We have a curious relationship to science, and this makes understanding science, specifically understanding its role in society and its relationship to culture, difficult. We (as a society) are asking more and more of science: now we would like science to solve some pretty big problems, many with social causes like antibiotic resistance and climate change. And formal science publications are increasing at an astonishing rate and technology transfers are abundant. Science proceeds apace and is visible in more and more aspects of our technoscientific lifestyles, cultures and societies.
Across our thought communities we privilege our theories of the world above our experiences of the world; we construct and share concepts, categories and typologies to order our world. We have been doing this for a very long time and, in Feyerabend’s words, this ‘conquest of abundance’ has resulted in a world that is compacted (Feyerabend 1975).
This project is an experiment in thinking to escape from a pattern of thinking and language that we have, in Western Europe at least, inhabited for at least two and a half millennia since the time of the Presocratics. And where could we go to? A clue is provided in the chronology: if the structure of our thought changed at the time of the Presocratics – and many philosophers of science, notably those diametrically opposed thinkers Paul Feyerabend and Karl Popper, agree on this – then perhaps we could try and take a step back in time to allow us to see a future pathway?
There is only one significant pre-Presocratic text that exists: the works of Homer. Homer’s Iliad, in particular, provides an amazing exemplar of thinking and writing differently. The differences are legion, but I will highlight three things. Firstly, Homer’s style is paratactic not syntactic: there is no ‘hierarchy’ in a Homeric sentence, unlike our current language – a flat horizon is produced. Secondly, Homer uses hardly any metaphors, but our language is awash with them. Thirdly, Homer’s method, whilst clearly epic, is to take a very large thing (a 10 year war) and cut it down to something much smaller to focus on important detail. The result is the remarkable poem that is both alien to us and incredibly significant to us.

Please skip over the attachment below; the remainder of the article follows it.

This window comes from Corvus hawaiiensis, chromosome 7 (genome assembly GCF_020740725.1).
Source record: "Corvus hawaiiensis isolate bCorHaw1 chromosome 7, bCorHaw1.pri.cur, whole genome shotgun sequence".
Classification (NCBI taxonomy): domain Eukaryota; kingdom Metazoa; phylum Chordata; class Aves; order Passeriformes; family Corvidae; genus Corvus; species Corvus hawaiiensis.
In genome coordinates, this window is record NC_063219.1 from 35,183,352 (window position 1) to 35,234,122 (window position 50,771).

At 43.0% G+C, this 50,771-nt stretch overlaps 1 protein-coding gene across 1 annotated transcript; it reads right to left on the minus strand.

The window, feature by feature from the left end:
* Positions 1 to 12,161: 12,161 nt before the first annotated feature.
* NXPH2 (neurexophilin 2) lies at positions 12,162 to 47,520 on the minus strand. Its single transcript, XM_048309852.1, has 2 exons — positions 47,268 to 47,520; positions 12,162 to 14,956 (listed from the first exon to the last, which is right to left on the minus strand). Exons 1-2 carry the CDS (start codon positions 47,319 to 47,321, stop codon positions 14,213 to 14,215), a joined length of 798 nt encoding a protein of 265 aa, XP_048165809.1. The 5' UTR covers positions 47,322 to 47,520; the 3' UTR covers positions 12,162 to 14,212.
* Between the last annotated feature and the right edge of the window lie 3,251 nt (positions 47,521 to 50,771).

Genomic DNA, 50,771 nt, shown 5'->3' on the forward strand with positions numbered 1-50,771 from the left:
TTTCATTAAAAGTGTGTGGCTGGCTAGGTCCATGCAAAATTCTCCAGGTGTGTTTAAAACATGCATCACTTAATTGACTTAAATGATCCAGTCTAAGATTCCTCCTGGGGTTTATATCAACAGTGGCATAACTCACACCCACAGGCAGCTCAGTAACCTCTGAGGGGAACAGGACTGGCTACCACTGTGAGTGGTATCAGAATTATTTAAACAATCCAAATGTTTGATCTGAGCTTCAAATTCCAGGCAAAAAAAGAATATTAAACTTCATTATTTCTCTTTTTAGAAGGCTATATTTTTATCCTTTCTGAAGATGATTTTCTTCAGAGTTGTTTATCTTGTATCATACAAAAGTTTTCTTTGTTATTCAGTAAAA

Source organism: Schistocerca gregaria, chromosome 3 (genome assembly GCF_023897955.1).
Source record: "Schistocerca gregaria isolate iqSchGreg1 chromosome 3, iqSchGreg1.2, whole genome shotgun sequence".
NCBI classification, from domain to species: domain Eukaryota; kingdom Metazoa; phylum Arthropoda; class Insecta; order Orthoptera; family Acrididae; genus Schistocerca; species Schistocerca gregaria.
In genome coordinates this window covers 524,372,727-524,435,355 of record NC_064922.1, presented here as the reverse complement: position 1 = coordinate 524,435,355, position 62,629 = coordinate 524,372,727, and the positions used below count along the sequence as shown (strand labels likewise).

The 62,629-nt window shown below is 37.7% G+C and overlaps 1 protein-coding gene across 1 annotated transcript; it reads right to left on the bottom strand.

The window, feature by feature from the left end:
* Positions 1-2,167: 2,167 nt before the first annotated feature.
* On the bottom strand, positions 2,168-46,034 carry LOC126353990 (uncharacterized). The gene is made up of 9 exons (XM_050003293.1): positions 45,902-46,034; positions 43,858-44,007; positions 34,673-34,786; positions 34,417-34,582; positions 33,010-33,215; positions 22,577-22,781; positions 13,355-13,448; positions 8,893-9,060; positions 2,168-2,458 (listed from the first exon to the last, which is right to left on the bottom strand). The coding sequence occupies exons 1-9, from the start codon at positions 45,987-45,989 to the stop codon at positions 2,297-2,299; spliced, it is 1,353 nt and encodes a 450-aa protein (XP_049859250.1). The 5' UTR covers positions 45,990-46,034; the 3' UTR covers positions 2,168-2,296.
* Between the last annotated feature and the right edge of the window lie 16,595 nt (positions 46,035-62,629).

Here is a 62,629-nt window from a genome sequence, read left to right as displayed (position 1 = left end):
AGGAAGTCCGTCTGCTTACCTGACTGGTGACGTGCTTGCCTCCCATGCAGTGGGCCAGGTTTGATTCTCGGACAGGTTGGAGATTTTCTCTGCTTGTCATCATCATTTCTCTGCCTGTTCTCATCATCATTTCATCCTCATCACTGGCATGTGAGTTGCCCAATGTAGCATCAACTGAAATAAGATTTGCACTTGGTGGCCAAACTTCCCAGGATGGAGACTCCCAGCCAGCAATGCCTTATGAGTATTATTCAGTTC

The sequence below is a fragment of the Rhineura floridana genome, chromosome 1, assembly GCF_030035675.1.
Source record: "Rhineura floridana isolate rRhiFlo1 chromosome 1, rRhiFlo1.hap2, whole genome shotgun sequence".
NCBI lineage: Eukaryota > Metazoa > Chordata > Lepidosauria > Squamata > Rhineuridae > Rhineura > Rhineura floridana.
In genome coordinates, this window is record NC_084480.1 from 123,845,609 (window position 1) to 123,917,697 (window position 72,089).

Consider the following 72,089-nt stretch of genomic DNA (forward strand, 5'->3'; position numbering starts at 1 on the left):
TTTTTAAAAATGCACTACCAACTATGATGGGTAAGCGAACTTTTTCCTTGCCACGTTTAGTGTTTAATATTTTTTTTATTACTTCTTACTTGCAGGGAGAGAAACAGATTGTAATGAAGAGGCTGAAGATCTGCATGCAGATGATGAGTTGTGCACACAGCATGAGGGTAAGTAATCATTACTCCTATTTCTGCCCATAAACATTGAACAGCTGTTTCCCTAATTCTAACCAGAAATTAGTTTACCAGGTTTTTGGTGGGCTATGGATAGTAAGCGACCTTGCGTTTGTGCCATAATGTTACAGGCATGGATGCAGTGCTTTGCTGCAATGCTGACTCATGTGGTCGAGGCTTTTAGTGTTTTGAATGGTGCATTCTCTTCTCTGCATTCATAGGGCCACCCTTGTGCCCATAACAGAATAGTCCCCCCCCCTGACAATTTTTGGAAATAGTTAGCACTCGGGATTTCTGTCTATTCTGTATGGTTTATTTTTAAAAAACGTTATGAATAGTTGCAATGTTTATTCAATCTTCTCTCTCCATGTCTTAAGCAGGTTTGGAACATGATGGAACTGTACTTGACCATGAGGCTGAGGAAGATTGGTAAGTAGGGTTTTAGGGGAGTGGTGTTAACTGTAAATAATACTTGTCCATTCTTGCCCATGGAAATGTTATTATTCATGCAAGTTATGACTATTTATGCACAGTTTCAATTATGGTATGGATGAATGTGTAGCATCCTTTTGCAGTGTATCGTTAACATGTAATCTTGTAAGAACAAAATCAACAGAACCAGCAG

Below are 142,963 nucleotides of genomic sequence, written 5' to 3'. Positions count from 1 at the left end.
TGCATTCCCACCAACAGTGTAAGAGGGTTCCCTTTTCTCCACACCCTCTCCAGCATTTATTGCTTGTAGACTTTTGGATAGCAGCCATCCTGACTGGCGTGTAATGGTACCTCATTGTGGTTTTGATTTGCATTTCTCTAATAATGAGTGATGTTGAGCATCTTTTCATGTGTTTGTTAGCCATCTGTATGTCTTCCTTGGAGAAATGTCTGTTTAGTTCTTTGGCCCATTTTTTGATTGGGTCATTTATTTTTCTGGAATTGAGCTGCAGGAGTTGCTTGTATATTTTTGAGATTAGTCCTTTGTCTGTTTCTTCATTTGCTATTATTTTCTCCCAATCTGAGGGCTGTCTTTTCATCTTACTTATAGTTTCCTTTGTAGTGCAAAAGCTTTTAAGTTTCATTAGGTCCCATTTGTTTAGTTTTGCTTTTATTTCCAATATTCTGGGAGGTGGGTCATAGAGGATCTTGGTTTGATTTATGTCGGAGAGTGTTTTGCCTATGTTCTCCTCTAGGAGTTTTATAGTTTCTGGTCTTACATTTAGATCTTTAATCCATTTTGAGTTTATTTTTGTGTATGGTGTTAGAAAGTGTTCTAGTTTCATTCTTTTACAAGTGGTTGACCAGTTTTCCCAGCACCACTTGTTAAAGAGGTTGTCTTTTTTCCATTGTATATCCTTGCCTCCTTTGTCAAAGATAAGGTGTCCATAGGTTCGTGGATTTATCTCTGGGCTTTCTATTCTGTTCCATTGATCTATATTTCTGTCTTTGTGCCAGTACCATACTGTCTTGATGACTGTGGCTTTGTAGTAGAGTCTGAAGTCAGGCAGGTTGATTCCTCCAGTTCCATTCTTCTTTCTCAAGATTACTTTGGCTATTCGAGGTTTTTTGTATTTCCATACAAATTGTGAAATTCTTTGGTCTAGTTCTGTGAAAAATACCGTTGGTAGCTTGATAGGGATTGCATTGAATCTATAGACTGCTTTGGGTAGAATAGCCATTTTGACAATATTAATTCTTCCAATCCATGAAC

So, what would Homer say if, rather than writing about the battlefield outside the walls of Troy he were to look at the contemporary science laboratory? I think it is worth the effort to try and break free from our entrenched and repetitive mode of analysis, and using Homer allows us to bring together, to unify, our different understandings.
What I am proposing is a thought experiment that can free up and challenge our stagnant ways of thinking. My proposal is to try and connect the writings of Homer, specifically the Iliad, with the activities of contemporary formal science; trying to find connections across about 2,700 years that will both join different modes of thought but also disrupt and irritate our contemporary understanding of formal science.
Erickson, M. (2015) Science, culture and society: understanding science in the twenty-first century. 2nd edition, Cambridge: Polity.
Feyerabend, P. (1978) Against Method, London: Verso.
Feyerabend, P. (2016) Philosophy of nature, Cambridge: Polity.
Fleck, L. (1979) Genesis and Development of a Scientific Fact, Chicago: University of Chicago Press.
Hawking, S.W. and Mlodinow, L. (2011) The grand design, London: Bantam Press.
Latour, B. and Woolgar, S. (1979) Laboratory Life: the Social Construction of Scientific Facts., London: Sage.Wittgenstein, L. ( 1958) Philosophical Investigations, Oxford: Basil Blackwell.
Further materials are available from: blogs.brighton.ac.uk/homer